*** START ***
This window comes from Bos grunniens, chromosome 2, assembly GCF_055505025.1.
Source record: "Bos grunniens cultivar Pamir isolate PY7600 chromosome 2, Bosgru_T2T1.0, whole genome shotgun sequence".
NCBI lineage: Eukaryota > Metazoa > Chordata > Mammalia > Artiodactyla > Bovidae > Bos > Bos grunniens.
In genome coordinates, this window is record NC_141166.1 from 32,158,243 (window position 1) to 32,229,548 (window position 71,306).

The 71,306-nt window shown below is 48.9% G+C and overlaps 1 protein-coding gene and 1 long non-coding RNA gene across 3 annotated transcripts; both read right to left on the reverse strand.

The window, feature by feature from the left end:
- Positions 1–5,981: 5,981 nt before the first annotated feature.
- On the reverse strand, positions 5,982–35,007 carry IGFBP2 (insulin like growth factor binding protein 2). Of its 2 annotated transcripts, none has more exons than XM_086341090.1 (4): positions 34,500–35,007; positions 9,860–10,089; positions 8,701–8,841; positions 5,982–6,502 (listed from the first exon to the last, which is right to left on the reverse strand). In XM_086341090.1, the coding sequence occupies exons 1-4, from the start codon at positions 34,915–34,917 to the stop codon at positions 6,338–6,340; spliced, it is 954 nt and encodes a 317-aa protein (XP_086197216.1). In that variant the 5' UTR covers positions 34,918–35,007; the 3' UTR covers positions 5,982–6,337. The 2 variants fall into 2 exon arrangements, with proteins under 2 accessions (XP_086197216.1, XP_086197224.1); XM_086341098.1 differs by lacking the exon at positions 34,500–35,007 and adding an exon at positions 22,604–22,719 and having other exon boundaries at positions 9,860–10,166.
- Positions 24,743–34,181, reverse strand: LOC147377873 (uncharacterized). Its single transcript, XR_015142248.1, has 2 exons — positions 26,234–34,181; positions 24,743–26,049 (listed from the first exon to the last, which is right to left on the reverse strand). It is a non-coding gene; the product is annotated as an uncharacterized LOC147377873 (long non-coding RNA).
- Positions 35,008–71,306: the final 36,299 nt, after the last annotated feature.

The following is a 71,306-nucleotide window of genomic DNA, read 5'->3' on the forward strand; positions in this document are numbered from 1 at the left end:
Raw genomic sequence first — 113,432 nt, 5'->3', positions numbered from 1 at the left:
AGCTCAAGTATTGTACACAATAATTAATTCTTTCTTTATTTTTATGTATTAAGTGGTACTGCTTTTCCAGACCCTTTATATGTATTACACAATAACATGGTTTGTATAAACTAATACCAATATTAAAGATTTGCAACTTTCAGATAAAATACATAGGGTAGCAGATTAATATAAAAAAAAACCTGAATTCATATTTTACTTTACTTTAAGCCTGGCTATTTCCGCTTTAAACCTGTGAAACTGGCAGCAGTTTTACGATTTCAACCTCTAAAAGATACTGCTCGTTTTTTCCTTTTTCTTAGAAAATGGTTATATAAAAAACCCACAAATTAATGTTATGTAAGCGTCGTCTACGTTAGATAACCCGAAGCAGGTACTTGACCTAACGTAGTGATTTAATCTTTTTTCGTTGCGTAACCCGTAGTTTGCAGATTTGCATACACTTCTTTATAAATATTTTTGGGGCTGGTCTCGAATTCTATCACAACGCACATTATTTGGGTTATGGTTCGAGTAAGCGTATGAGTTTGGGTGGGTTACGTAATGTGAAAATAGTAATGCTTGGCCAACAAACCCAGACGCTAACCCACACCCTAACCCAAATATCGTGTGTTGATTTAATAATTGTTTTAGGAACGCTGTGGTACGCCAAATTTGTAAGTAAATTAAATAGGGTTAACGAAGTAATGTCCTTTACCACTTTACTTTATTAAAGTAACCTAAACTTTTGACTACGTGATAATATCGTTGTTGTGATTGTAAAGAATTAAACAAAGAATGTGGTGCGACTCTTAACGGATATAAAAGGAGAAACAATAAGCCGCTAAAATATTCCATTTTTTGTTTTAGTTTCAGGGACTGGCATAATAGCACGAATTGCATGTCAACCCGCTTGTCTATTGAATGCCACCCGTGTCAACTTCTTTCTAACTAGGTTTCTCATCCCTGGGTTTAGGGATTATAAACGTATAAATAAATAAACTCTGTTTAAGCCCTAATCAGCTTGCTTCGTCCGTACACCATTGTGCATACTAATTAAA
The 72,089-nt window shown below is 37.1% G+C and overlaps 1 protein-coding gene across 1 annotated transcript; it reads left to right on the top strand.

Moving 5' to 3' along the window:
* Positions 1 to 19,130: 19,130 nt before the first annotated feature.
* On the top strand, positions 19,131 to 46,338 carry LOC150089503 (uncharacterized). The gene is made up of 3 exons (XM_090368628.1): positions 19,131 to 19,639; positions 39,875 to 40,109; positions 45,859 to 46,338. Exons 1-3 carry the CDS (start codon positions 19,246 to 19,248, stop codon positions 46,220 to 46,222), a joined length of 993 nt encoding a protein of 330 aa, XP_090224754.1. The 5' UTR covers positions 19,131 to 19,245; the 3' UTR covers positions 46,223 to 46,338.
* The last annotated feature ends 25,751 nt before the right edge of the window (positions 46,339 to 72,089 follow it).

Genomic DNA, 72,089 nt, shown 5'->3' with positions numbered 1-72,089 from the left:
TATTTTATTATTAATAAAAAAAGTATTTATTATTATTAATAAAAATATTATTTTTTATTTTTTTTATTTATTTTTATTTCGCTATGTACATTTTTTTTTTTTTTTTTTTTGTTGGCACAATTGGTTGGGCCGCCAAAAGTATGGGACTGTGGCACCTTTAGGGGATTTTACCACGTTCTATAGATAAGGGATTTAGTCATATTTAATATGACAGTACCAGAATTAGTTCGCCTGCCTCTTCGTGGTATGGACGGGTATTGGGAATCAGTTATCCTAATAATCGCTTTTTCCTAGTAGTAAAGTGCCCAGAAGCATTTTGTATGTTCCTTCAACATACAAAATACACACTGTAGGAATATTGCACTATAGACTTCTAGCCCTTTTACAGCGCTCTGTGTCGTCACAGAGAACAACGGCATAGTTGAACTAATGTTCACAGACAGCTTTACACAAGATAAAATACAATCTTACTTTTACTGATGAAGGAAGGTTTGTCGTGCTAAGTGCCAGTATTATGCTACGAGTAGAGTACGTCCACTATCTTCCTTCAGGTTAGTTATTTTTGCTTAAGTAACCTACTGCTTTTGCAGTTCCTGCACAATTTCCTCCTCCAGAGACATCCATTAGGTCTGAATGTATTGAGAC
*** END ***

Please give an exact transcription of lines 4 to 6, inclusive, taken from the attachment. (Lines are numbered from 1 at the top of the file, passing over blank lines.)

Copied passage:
In genome coordinates, this window is record NC_141166.1 from 32,158,243 (window position 1) to 32,229,548 (window position 71,306).

The 71,306-nt window shown below is 48.9% G+C and overlaps 1 protein-coding gene and 1 long non-coding RNA gene across 3 annotated transcripts; both read right to left on the reverse strand.

The window, feature by feature from the left end: